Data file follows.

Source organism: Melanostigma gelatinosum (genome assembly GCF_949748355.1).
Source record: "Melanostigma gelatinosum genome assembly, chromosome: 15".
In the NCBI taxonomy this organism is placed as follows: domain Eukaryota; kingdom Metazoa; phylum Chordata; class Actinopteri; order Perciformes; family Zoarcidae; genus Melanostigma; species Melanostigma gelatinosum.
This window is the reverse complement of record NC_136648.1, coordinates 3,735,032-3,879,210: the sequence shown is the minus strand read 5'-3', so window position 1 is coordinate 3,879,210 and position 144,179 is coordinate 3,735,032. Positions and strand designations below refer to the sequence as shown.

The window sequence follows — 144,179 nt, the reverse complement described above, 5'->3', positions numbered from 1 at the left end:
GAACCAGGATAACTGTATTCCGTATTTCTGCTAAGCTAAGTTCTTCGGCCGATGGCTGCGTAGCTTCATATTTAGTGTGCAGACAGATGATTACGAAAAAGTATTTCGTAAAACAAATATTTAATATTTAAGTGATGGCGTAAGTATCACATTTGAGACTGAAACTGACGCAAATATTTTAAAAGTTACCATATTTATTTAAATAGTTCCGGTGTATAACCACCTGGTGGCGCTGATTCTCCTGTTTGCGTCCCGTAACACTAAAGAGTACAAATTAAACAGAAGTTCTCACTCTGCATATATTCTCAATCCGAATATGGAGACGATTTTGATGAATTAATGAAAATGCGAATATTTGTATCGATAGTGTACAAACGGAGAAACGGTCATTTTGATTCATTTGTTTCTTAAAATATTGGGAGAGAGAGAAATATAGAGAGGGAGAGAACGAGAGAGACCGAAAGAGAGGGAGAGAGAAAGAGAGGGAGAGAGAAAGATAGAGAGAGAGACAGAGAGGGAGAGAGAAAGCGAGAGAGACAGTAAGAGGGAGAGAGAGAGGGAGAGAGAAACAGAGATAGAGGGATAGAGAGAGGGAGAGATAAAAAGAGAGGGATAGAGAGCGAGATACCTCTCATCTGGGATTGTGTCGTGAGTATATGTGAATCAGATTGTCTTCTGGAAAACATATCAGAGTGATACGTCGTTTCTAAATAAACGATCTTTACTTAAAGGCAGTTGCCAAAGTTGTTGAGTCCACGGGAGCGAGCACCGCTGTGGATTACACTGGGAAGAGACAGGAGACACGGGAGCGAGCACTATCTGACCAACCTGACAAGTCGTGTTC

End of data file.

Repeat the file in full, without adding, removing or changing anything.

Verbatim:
Source organism: Melanostigma gelatinosum (genome assembly GCF_949748355.1).
Source record: "Melanostigma gelatinosum genome assembly, chromosome: 15".
In the NCBI taxonomy this organism is placed as follows: domain Eukaryota; kingdom Metazoa; phylum Chordata; class Actinopteri; order Perciformes; family Zoarcidae; genus Melanostigma; species Melanostigma gelatinosum.
This window is the reverse complement of record NC_136648.1, coordinates 3,735,032-3,879,210: the sequence shown is the minus strand read 5'-3', so window position 1 is coordinate 3,879,210 and position 144,179 is coordinate 3,735,032. Positions and strand designations below refer to the sequence as shown.

The window sequence follows — 144,179 nt, the reverse complement described above, 5'->3', positions numbered from 1 at the left end:
GAACCAGGATAACTGTATTCCGTATTTCTGCTAAGCTAAGTTCTTCGGCCGATGGCTGCGTAGCTTCATATTTAGTGTGCAGACAGATGATTACGAAAAAGTATTTCGTAAAACAAATATTTAATATTTAAGTGATGGCGTAAGTATCACATTTGAGACTGAAACTGACGCAAATATTTTAAAAGTTACCATATTTATTTAAATAGTTCCGGTGTATAACCACCTGGTGGCGCTGATTCTCCTGTTTGCGTCCCGTAACACTAAAGAGTACAAATTAAACAGAAGTTCTCACTCTGCATATATTCTCAATCCGAATATGGAGACGATTTTGATGAATTAATGAAAATGCGAATATTTGTATCGATAGTGTACAAACGGAGAAACGGTCATTTTGATTCATTTGTTTCTTAAAATATTGGGAGAGAGAGAAATATAGAGAGGGAGAGAACGAGAGAGACCGAAAGAGAGGGAGAGAGAAAGAGAGGGAGAGAGAAAGATAGAGAGAGAGACAGAGAGGGAGAGAGAAAGCGAGAGAGACAGTAAGAGGGAGAGAGAGAGGGAGAGAGAAACAGAGATAGAGGGATAGAGAGAGGGAGAGATAAAAAGAGAGGGATAGAGAGCGAGATACCTCTCATCTGGGATTGTGTCGTGAGTATATGTGAATCAGATTGTCTTCTGGAAAACATATCAGAGTGATACGTCGTTTCTAAATAAACGATCTTTACTTAAAGGCAGTTGCCAAAGTTGTTGAGTCCACGGGAGCGAGCACCGCTGTGGATTACACTGGGAAGAGACAGGAGACACGGGAGCGAGCACTATCTGACCAACCTGACAAGTCGTGTTC